Kazakh leader appoints new central bank chief, fund changes eyed

Reuters

* Kazakh leader says monetary policy to remain unchanged

* New bank head to manage assets worth 60 pct of Kazakh GDP

* New bank head seen changing management of assets

By Mariya Gordeyeva and Raushan Nurshayeva

ALMATY, Oct 1 (Reuters) - Kazakh President NursultanNazarbayev sacked the head of the central bank on Tuesday andreplaced him with Deputy Prime Minister Kairat Kelimbetov, amove that could herald changes in the management of pension fundassets.

The presidential press service said monetary policy wouldremain unchanged.

Outgoing Grigory Marchenko, 53, had been at the helm of thecentral bank since 2009 and was largely responsible forreshaping the banking and pension systems in Central Asia'slargest economy.

Nazarbayev, a 73-year-old former steelworker who has ruledthe oil-rich state of 17 million for more than two decades, inJanuary ordered the assets of 10 Kazakh private pension funds tobe corralled into a state fund called GNPF.

As new central bank head, Kelimbetov will be responsible formanaging the assets of the single fund.

"It would have been a better decision not to let Marchenkogo and instead appoint him to manage the assets of this singlepension fund - to be responsible for the decisions for which hehimself had lobbied," said analyst Aidos Sarym.

Marchenko and Kelimbetov, 44, have differed more than onceon the way Kazakhstan's reforms should develop.

Shortly after quitting as deputy prime minister in 2004,Marchenko blasted Kelimbetov - then economy minister - over whathe called "fake calculations" for the state housing programme.Kelimbetov, in turn, accused him of being too emotional.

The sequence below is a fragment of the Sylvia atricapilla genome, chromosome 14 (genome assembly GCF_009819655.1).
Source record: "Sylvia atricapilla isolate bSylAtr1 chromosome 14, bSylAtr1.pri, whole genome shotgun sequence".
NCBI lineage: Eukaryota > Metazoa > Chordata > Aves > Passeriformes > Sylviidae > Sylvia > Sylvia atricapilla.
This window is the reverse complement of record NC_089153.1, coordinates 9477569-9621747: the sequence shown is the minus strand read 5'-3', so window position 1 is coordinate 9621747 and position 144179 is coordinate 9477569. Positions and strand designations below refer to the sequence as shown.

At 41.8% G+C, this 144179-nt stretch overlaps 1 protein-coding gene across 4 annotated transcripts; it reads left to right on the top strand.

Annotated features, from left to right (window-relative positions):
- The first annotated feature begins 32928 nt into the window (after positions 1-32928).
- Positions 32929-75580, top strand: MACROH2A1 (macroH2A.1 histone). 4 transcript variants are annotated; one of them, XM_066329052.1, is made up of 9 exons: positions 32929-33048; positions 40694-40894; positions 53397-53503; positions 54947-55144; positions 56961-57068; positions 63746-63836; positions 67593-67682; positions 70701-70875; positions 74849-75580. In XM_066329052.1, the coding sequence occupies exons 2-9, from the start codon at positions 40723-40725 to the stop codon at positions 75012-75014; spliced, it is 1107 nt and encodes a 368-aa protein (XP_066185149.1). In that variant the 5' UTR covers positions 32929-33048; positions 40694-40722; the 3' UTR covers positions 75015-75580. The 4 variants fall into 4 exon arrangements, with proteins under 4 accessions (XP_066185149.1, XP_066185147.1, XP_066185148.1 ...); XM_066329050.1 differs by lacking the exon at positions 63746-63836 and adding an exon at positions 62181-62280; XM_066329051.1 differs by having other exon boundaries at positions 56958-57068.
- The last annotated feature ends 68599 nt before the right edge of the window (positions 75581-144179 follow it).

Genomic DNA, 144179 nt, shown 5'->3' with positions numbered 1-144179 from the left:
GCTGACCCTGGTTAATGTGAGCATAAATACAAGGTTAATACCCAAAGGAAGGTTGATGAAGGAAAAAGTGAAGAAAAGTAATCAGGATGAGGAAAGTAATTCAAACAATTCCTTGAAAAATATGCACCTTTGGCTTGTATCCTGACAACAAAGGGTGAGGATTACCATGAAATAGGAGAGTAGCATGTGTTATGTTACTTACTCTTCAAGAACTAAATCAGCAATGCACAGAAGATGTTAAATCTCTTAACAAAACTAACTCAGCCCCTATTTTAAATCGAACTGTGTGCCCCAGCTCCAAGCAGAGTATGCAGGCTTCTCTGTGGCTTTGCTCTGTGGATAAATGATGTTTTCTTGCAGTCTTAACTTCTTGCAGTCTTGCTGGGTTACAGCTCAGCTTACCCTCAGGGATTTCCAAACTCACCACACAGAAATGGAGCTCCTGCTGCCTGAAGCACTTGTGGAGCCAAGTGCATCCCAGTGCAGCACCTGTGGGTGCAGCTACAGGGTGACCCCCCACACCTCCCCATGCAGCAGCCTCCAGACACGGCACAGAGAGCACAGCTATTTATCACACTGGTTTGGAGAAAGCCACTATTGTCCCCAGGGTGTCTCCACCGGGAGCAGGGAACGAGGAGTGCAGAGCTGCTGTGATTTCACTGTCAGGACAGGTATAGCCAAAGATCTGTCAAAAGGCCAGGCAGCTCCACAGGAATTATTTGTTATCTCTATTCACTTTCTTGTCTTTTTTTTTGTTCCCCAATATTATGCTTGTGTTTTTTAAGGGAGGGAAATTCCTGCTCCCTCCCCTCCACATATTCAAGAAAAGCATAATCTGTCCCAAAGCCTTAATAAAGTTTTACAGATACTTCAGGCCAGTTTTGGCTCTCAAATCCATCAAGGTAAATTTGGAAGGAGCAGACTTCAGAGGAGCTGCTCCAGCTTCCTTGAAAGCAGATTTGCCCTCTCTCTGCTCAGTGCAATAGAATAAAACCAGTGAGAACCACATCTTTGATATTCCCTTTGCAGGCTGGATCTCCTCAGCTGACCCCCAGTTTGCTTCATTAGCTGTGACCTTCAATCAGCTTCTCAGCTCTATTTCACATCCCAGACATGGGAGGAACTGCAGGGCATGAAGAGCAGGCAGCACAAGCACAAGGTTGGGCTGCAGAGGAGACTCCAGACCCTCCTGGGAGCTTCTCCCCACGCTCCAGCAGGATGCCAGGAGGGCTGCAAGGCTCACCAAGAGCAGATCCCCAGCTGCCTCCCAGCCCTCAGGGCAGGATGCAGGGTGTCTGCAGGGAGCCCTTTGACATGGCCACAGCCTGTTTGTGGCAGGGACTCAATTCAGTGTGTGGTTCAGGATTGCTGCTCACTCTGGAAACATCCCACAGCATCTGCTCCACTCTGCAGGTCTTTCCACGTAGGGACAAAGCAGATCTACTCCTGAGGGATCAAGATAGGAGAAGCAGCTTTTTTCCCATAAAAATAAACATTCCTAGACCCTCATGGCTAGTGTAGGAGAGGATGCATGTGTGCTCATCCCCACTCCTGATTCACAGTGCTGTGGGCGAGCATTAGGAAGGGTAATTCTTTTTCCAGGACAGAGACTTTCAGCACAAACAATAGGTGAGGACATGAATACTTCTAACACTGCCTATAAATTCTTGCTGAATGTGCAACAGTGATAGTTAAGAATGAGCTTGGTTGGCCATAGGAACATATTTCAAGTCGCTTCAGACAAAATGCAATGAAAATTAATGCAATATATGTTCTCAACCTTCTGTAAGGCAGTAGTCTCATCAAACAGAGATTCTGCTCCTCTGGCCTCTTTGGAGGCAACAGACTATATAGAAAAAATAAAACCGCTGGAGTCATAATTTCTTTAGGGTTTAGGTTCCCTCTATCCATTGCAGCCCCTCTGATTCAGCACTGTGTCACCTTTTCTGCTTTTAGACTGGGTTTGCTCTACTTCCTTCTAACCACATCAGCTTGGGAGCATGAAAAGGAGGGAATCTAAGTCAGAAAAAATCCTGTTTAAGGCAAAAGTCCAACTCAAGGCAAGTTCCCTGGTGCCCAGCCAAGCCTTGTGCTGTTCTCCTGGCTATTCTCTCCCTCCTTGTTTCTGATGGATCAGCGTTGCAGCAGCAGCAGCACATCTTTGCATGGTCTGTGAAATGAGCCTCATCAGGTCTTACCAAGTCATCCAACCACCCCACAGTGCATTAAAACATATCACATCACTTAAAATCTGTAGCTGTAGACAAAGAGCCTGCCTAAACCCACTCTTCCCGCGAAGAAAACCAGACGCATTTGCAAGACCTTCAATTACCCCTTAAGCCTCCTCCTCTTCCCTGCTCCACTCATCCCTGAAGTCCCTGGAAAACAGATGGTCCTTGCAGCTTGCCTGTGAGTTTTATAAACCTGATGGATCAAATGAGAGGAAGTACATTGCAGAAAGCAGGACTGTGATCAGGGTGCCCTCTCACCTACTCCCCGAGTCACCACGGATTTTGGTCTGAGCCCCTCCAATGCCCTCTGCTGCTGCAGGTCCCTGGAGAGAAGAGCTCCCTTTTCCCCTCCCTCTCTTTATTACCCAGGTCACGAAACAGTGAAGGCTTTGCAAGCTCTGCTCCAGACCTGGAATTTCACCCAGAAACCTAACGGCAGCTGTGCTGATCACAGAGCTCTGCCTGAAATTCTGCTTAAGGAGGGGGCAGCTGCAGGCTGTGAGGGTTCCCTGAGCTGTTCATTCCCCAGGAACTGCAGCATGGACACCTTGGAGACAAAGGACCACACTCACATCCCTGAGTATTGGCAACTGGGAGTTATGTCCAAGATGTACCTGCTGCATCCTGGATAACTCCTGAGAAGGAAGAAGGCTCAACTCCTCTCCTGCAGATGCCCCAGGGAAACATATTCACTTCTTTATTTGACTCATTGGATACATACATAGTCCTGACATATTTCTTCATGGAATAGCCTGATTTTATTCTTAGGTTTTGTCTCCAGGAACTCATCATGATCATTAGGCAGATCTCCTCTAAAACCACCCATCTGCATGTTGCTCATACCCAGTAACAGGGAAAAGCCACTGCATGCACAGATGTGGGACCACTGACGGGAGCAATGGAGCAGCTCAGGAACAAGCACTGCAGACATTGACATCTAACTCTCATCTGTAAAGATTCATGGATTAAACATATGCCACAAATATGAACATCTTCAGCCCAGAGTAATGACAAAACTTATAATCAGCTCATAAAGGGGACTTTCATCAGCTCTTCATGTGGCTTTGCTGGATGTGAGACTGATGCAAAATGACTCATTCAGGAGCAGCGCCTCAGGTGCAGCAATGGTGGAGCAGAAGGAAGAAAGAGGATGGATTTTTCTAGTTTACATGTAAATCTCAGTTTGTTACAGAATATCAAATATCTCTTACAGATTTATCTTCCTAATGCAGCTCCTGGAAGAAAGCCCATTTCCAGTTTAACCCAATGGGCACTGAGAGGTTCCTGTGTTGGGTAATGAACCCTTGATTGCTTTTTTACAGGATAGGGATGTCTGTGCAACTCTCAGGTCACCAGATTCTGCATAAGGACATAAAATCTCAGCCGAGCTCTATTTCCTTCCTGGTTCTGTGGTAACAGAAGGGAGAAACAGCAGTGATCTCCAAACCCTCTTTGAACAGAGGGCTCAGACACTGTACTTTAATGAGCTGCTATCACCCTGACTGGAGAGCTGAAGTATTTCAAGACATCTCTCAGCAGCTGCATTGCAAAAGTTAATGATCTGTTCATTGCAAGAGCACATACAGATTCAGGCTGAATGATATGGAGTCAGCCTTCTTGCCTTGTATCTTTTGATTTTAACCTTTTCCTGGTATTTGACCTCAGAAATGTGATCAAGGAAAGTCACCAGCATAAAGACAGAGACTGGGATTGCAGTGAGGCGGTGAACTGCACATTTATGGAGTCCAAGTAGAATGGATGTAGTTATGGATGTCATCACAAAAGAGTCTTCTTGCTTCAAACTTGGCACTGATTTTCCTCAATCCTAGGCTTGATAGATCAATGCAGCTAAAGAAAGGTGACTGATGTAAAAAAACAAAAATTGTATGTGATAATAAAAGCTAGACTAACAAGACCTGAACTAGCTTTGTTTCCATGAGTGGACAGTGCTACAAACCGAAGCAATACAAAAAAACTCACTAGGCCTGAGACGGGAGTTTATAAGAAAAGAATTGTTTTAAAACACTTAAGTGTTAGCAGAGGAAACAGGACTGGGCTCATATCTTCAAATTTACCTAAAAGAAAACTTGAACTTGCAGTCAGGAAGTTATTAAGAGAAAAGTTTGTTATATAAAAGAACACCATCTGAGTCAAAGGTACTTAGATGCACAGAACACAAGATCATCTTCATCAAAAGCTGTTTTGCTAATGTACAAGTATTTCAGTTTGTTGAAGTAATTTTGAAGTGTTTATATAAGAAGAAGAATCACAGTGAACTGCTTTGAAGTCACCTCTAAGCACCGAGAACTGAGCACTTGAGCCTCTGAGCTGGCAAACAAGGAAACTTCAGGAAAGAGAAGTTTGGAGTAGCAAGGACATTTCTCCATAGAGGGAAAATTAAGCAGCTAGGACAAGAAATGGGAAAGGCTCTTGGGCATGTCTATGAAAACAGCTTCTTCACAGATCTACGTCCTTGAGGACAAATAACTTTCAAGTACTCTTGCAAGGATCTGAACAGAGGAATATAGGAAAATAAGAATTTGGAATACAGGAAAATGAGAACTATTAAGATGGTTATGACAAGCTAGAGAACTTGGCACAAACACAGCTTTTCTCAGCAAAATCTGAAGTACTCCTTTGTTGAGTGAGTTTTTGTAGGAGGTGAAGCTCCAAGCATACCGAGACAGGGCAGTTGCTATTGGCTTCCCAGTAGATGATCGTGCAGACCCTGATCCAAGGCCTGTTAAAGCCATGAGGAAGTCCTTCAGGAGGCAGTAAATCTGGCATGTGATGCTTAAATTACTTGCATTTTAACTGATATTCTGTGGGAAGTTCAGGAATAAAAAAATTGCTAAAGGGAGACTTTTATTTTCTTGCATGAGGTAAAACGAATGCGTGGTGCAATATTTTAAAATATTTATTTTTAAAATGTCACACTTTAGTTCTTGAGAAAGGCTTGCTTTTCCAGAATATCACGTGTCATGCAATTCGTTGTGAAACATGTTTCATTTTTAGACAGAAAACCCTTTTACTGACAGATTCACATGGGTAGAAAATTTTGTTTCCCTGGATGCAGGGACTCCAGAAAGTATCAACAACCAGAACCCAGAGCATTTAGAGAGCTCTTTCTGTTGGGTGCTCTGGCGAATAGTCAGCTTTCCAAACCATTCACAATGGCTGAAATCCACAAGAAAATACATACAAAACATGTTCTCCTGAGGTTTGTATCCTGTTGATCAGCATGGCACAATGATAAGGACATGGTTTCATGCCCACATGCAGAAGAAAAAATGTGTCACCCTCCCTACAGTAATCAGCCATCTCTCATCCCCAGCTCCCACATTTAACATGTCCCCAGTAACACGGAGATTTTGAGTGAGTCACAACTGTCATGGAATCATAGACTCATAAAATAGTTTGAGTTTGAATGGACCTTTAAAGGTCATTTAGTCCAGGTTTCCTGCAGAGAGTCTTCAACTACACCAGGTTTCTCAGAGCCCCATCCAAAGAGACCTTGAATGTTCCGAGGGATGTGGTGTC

A DIFFERENT STRATEGY?

Under Marchenko, the central bank effectively turned intothe country's largest asset manager.

After the merger of pension funds the bank would manage atotal of some $120 billion, including $23 billion in pensionfund assets. This represents 60 percent of the country's grossdomestic product, which stood at $200 billion in 2012, Marchenkosaid in an interview with Reuters last month.

Despite Nazarbayev assuring of the continuity of the centralbank's policy, some analysts said their could be some drasticchanges under Kelimbetov.

"Most probably, the process of regulating the single pensionfund will change. The pension fund will be more oriented towardsinvestment in infrastructure projects," said Sabit Khakimzhanov,chief analyst at Halyk Finance.

"One cannot exclude that the assets of the National Fundwill also be partly invested in infrastructure projects."

The National Fund, collecting windfall oil revenues andworth $66 billion, is now 100 percent invested abroad. Marchenkodid not rule out that with time some of it could be invested inpaying projects in Kazakhstan, subject to rigid expertise.

He told Reuters that he opted for 20 percent of the singlestate pension fund's assets to be invested abroad in 3 to 5years, boosting this share from today's 10 percent.

The government was charged by Nazarbayev with completingpension reform by the end of this year, but Marchenko toldReuters that it was not certain that this deadline would be met.

In 2011, Marchenko was a candidate for the top job at theInternational Monetary Fund.

"I would not be surprised if tomorrow he turns up at aRussian bank or an international structure," said analyst Sarym.

Kelimbetov graduated from Moscow State University andGeorgetown University in the United States. One of his recentposts was that of economy and budget planning minister.

"I believe that his knowledge of the country's economy andfinancial situation will have a positive impact on the work ofthe National Bank," Nazarbayev said.

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